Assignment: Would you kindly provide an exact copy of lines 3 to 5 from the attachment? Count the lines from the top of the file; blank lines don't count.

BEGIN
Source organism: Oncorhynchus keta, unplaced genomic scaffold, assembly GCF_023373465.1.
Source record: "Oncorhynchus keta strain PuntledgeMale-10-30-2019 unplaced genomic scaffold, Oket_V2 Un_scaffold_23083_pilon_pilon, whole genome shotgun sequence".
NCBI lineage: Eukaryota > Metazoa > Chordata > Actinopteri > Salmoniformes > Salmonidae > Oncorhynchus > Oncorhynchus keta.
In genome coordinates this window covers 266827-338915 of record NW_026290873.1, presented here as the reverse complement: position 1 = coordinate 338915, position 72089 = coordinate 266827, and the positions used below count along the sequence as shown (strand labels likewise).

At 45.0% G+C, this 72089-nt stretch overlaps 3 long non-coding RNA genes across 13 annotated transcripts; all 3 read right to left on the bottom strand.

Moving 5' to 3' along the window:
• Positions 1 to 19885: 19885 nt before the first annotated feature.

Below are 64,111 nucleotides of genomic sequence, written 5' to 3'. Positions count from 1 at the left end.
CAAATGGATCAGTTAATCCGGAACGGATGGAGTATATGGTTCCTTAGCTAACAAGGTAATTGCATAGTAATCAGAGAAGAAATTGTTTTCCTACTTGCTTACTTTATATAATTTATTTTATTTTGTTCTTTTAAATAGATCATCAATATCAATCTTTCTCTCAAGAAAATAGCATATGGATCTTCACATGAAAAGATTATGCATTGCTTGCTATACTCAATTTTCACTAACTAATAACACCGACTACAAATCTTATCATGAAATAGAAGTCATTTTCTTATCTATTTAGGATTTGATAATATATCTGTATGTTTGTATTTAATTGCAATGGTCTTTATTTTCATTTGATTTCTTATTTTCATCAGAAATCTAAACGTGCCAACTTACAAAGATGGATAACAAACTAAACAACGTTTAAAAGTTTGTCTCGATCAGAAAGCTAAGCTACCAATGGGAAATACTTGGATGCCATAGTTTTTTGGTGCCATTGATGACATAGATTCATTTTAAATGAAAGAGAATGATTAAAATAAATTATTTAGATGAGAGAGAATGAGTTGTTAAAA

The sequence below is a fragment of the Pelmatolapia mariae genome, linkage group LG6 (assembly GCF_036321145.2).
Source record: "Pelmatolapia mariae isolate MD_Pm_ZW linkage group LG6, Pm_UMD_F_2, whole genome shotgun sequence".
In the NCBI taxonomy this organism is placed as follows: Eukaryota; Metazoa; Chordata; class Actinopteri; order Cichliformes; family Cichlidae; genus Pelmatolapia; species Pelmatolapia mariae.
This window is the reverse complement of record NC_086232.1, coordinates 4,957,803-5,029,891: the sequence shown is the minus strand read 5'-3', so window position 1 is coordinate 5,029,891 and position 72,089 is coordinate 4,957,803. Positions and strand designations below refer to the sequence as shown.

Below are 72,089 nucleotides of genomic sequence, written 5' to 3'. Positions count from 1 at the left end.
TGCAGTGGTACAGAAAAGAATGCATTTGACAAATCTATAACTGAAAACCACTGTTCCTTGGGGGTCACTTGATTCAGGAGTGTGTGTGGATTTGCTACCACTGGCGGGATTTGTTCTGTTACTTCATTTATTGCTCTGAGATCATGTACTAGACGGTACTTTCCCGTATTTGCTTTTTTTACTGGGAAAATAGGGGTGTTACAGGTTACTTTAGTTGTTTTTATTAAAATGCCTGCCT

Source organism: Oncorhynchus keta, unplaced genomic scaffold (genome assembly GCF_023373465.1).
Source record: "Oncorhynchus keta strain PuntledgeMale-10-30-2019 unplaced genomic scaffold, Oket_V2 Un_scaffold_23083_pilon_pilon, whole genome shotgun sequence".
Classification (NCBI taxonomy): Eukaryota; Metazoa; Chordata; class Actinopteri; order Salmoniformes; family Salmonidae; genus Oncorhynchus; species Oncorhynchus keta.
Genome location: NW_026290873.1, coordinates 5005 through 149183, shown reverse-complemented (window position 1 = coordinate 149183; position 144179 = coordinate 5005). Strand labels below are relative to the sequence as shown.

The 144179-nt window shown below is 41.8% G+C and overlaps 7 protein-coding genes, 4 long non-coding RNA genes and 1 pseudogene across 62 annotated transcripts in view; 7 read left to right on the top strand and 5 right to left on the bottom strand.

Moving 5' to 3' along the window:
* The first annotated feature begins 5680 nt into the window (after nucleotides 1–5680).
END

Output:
NCBI lineage: Eukaryota > Metazoa > Chordata > Actinopteri > Salmoniformes > Salmonidae > Oncorhynchus > Oncorhynchus keta.
In genome coordinates this window covers 266827-338915 of record NW_026290873.1, presented here as the reverse complement: position 1 = coordinate 338915, position 72089 = coordinate 266827, and the positions used below count along the sequence as shown (strand labels likewise).

At 45.0% G+C, this 72089-nt stretch overlaps 3 long non-coding RNA genes across 13 annotated transcripts; all 3 read right to left on the bottom strand.